“… If you’ve got your angulation right and your level back, you’ve got a balanced dog standing on it’s feet correctly with it’s weight very, very slightly on it’s hocks … and it should stand in a position … that it could jump in any direction immediately. It can either jump forward or backwards or to either side because it’s slightly on it’s hocks. Any horseman will know that you must not turn a horse on its forehand… if they stand just in that balanced position, so that they could take off in any direction, you’re much less likely to have joint trouble in later life and you won’t have foot trouble. You won’t have toe trouble.
“Those, to me, are the salient points of a Labrador’s conformation. You must have the coat. You must be coated right over, even the testicles and inside of the thighs … with the same coat all over. And it must be dense. You want the nice balanced dog with a correct backline, very particularly the correct shoulder and then you will get the correct hindquarters. Standing correctly on it’s feet. And then you get a Labrador which can do absolutely any job. … And besides that, …it has to have a tender mouth and the ability to retrieve, the ability to mark and a thousand other things that you have in field trials and it’s like trying to get your football pools right. You’ll never do it, but we try.”
The last local AKC retriever hunt test of the season is in the books. Beautiful property with fabulous water, good weather (yes, a bit hot) and lots of great dogs and their handlers. There was even a chocolate boy I’ve got my eye on!
My co-judge, Jeff Baldwin, drove all the way from Utah to bake in the high plains sun while Wyoming lent us some of their wind every afternoon. After we designed the Senior test on Friday, he also judged Junior on Saturday while I worked at Master and then we judged Senior together on Sunday. It was a long weekend.
So what did Jeff and I set up and why?
The requirements for an AKC Senior test are a double retrieve on land and a double retrieve on water plus a land blind and a water blind. Then we have to throw in a live flyer, an honor, a walk-up, a diversion shot and multiple decoys and other trappings to simulate a real bird hunt.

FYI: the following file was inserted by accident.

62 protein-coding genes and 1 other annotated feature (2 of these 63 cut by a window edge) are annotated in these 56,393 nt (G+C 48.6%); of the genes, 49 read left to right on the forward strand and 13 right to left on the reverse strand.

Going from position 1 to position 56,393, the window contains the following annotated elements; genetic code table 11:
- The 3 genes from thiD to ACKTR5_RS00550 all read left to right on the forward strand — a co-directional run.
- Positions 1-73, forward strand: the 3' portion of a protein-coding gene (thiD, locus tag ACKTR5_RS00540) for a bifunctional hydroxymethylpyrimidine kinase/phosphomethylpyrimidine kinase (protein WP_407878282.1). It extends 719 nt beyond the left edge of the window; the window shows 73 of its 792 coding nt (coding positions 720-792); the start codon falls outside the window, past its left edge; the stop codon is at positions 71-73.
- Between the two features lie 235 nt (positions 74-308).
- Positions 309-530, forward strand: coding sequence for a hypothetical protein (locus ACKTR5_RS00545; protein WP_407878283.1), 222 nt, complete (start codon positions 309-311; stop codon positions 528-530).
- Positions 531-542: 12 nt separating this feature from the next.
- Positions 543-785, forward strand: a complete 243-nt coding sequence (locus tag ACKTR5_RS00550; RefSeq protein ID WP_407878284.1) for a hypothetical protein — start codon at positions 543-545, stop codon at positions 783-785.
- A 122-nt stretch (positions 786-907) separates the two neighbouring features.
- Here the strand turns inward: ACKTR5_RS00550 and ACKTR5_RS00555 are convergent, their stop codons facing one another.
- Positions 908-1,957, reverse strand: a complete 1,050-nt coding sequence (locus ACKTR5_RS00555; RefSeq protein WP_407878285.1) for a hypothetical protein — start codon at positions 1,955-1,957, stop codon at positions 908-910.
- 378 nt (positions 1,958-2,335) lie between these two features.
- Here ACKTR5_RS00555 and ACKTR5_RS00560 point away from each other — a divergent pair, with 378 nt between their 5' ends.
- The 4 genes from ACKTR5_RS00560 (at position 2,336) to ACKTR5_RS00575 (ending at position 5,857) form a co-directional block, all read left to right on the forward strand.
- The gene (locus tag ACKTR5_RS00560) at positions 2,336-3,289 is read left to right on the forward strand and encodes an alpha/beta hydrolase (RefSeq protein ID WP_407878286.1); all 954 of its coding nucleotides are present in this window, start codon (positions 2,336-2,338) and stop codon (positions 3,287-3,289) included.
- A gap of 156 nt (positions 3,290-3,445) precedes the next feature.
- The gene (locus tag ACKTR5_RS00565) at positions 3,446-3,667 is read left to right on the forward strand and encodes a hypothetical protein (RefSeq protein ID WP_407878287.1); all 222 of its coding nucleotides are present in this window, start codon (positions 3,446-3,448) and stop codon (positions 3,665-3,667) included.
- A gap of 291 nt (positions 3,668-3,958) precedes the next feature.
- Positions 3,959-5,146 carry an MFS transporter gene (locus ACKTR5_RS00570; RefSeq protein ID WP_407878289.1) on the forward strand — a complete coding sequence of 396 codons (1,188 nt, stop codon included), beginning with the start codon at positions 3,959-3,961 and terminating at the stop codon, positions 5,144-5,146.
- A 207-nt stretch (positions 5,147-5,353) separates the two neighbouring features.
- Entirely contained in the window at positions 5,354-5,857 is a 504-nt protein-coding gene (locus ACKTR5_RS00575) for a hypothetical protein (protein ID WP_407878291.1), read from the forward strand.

We chose to start off with the land series in the morning and the water series afterward to give the dogs a chance to cool off in the afternoon heat.
The first two photos were taken from the “line” – the spot where handlers bring their dogs to start the test.
To begin, we ran a “test dog” (a dog who was not in contention) to make sure everything worked as we planned and to show all the handlers the test set up. Of course, the dogs in contention didn’t get to watch!
After completing those two marks successfully, the test dog (and handler) moved to the “honor box” which is a spot nearby where the dog can watch the next dog work. Having just completed two retrieves the honor dog is often still excited, but must be “steady” (remain quietly in place, off leash) and watch the next dog retrieve the same marks. This is often a challenge for dogs at this level.
Next the handlers brought their dogs one-by-one to the line. When they signaled they were ready, we had bird tech #1 throw a duck from a winger hidden behind a clump of trees near the left side of the field. The bird went from right to left and landed in some rather sparse cover, about 70 yards away. There were multiple goose decoys the dogs had to run through to get to the bird. Just before throwing the bird, the bird tech blew a duck call and shot a blank to get the dog’s attention.
As the birds are thrown, handlers must bring the shotgun to their shoulder like they were actually shooting. For safety reasons, the guns are disabled.
Many dogs wanted to retrieve right away, but they had to be steady and wait for the second bird to be thrown – a “double retrieve.” This bird was a “flyer” (a live bird that was thrown and then shot in the air) which is very exciting for the dogs. All the other birds were already dead before being thrown.
This bird #2 came out from a winger that was hidden behind the berm that ran parallel to and behind the line of trees. Flyers rarely land in exactly the same place for each dog so the distance to the bird varied, but averaged about 60 yards.
Because of the excitment caused by a live flyer, several dogs “broke” (ran to retrieve it before the handler’s command). Dogs that retrieved the bird without being released were disqualified. However if the handler was able to stop the dog quickly (within about 15 feet) and get it back to heel, they were allowed to continue but were penalized for a “controlled break.”
Some dogs didn’t break, but couldn’t contain themselves completely and moved a little bit towards the birds. This is called a “creep” and is penalized, but less than a controlled break. Any dogs that moved beyond the length of the gun barrel had to return to heel before they could be sent to retrieve.